I thought of this while cleaning off our dining room table the other day. For the past two years, the table has been buried under manuscript drafts, photocopies of articles, half-used journals, books, mail, computer other words, it's been my desk. So, Shyam and I have been eating...pretty much where it's most convenient. Which in a New York apartment, where there is a strict no-eating-in-bed rule, means the couch.

For two years, we have eating sitting side-by-side, facing the television, plates balanced either on knees or on the coffee table. I have been nurturing a frustration with this arrangement the whole time, but of course did nothing about it. After all, I had to have a work area, and there just was nowhere else to put my piles. (Or was lazy. You be the judge.)

Then this weekend I finally moved those piles. And now we have begun eating at the table again. It feels...strange. It feels strange to look at Shyam when we're not in a restaurant. And given that we do not eat the majority of our meals in restaurants, it feels strange often of late. But strange in a wonderful way...strange in the way moving into a new home feels strange.

But it's not only the strange feel-good-ness of actually communing (read: kvetching about our days) while we eat. It's also the way eating changes when one is actually communing while eating. We both eat slower, breathe more between bites, perhaps pause and rest for a moment. Usually because one of us is chattering, but also because it feels good!

I hate eating quickly. Something physiological happens, I swear, when I'm eating with someone who eats quickly. It's as though an animal (athlete?) wakes up inside and says, "OMIGOD!!! SCARCE RESOURCES!!" and then I begin to eat more quickly, too. I practically feel the fight-or-flight hormones racing. It is the antithesis of, as the French say, l'art de vivre.

This little article I stumbled upon sums this all up very well with key points to help "Discover the Art of Eating Well":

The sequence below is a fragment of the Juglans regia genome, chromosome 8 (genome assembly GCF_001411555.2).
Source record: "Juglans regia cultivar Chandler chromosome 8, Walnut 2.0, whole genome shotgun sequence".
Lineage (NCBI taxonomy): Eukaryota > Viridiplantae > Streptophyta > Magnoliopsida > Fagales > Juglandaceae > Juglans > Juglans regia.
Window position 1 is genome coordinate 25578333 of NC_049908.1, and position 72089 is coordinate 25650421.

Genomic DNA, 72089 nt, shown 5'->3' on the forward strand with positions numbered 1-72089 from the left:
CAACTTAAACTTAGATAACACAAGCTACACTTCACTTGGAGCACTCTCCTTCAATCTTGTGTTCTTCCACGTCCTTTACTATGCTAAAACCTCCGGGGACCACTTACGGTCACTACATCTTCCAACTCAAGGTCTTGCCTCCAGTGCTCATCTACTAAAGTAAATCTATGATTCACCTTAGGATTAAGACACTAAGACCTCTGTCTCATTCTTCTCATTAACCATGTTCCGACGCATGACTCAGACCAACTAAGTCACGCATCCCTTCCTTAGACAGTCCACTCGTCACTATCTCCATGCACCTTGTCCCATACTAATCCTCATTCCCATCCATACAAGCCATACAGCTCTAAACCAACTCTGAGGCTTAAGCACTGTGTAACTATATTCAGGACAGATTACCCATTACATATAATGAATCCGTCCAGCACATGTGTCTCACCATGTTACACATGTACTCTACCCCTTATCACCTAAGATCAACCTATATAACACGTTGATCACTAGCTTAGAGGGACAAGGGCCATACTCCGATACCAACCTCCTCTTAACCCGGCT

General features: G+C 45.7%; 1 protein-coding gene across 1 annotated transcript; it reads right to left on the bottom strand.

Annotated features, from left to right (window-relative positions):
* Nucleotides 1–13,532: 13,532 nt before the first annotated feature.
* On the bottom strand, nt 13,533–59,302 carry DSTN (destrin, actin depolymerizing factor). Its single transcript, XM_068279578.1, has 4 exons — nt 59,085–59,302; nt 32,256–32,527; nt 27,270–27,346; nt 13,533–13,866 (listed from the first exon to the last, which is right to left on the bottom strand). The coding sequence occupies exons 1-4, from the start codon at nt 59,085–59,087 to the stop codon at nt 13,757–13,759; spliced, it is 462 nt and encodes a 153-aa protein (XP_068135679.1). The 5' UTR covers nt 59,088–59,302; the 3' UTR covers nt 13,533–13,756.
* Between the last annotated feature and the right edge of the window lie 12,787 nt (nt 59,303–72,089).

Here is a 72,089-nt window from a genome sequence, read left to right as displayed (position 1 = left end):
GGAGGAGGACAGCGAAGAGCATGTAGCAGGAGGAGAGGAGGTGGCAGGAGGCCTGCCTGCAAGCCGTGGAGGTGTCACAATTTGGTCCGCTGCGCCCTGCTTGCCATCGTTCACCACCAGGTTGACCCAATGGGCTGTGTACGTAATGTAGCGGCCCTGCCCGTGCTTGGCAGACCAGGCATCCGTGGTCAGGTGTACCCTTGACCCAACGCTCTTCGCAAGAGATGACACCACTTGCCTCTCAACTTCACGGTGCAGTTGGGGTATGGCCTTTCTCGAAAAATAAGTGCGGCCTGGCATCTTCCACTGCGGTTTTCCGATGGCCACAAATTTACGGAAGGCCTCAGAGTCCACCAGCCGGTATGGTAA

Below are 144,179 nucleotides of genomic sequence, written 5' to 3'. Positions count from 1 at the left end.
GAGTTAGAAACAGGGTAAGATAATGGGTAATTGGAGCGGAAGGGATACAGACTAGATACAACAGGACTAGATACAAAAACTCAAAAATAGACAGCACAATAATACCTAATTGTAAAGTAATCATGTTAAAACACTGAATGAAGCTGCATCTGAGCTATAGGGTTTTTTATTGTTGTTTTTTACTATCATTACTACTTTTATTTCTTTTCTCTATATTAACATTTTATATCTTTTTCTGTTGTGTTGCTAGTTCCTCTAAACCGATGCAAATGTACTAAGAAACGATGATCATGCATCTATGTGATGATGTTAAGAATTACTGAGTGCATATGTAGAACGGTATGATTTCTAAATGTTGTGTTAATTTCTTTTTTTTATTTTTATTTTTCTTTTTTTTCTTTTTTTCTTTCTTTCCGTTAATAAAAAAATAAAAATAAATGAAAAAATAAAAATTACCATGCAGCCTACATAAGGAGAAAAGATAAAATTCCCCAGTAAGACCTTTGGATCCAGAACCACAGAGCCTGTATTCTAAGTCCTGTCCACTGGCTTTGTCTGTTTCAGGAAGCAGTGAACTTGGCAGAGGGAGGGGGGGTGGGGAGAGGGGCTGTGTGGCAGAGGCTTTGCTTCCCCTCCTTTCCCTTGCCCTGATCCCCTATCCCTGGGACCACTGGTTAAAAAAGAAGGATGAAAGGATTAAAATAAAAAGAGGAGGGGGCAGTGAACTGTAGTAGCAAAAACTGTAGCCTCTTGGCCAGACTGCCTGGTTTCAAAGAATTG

1. Hyrdate. "Mmmm, aperitif!" Or water. That's good too.
2. Breathe. "(Sigh) is good." Or, life is hard....but now there's a break.
3. Extend gratitude. (see above)
4. Engage the senses. "Mmm, that smells like....looks like..."
5. Savor the first bite. I think you smell what I'm cookin' here.
6. Chew well.
7. Slow down.
8. Observe.
9. Complete the practice.
10. Notice the effects.

When I allow myself to take the time to follow these steps, they come rather intuitively. Of course, it's hard to muster too much excitement about a peanut butter sandwich or ramen, you might say. But why? It's time taken to nourish the body, and by extension, the self. It isn't necessarily whether truffles and foie gras are involved, but the ceremony itself.

And it's also a way, I think, of keeping our inner alligators in check, without denying they exist. To feel animal desire urge us to devour a juicy steak, while our more highly-realized self says, "It ain't gonna run away, and no one's going to steal it. Let's celebrate!"

Though, if you do give in to your inner alligator...well, there's a ceremony for that, too. But it's nice when the Guide shows up to wipe her mouth.